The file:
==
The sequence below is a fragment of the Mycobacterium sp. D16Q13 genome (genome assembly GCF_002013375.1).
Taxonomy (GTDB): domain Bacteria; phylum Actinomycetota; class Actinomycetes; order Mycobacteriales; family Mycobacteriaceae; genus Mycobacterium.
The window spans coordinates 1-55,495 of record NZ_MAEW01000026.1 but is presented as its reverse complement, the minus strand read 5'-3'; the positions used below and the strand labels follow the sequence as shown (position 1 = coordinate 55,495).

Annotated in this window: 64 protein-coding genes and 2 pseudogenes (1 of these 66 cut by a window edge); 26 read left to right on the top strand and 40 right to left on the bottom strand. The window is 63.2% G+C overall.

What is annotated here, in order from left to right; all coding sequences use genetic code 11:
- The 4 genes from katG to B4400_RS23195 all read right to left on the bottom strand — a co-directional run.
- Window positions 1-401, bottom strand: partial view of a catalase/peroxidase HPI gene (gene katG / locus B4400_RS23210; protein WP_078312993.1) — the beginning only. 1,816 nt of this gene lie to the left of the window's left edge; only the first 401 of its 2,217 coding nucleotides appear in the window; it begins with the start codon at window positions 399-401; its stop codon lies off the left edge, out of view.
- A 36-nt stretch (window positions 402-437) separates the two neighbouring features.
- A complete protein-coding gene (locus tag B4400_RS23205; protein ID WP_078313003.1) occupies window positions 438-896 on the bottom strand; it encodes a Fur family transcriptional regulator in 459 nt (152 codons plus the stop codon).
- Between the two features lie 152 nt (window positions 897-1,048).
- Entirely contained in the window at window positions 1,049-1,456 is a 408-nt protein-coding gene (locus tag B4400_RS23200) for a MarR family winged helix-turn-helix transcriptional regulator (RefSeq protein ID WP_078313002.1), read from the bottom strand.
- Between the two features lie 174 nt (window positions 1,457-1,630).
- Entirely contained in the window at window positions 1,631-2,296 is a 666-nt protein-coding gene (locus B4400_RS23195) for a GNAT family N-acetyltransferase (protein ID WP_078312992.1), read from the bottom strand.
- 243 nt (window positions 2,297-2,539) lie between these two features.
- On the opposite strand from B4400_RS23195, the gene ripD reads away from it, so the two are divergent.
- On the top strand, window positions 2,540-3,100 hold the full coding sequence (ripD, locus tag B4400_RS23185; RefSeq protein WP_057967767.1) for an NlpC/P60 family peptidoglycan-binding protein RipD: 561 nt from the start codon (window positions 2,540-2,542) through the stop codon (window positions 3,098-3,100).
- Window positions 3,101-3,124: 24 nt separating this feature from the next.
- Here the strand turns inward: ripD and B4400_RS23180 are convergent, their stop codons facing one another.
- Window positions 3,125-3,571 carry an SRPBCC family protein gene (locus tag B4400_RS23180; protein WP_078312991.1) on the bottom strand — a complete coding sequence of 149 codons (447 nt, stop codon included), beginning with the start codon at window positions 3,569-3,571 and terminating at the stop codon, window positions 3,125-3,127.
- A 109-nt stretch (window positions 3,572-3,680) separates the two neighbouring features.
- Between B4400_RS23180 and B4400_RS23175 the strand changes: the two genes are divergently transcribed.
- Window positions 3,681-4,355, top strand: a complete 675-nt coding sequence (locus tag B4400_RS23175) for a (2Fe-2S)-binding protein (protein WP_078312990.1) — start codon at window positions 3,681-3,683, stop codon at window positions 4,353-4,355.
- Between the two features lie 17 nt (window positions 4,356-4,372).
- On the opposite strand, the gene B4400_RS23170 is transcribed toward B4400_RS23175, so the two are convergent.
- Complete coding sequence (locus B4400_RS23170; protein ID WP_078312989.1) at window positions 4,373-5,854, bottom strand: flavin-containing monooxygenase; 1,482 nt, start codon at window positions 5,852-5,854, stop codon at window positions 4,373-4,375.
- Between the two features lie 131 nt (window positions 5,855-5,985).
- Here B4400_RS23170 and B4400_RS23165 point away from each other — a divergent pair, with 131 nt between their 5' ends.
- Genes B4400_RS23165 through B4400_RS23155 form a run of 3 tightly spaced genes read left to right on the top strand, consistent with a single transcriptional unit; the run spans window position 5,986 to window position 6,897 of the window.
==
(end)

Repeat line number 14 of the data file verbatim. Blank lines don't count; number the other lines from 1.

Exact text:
- 243 nt (window positions 2,297-2,539) lie between these two features.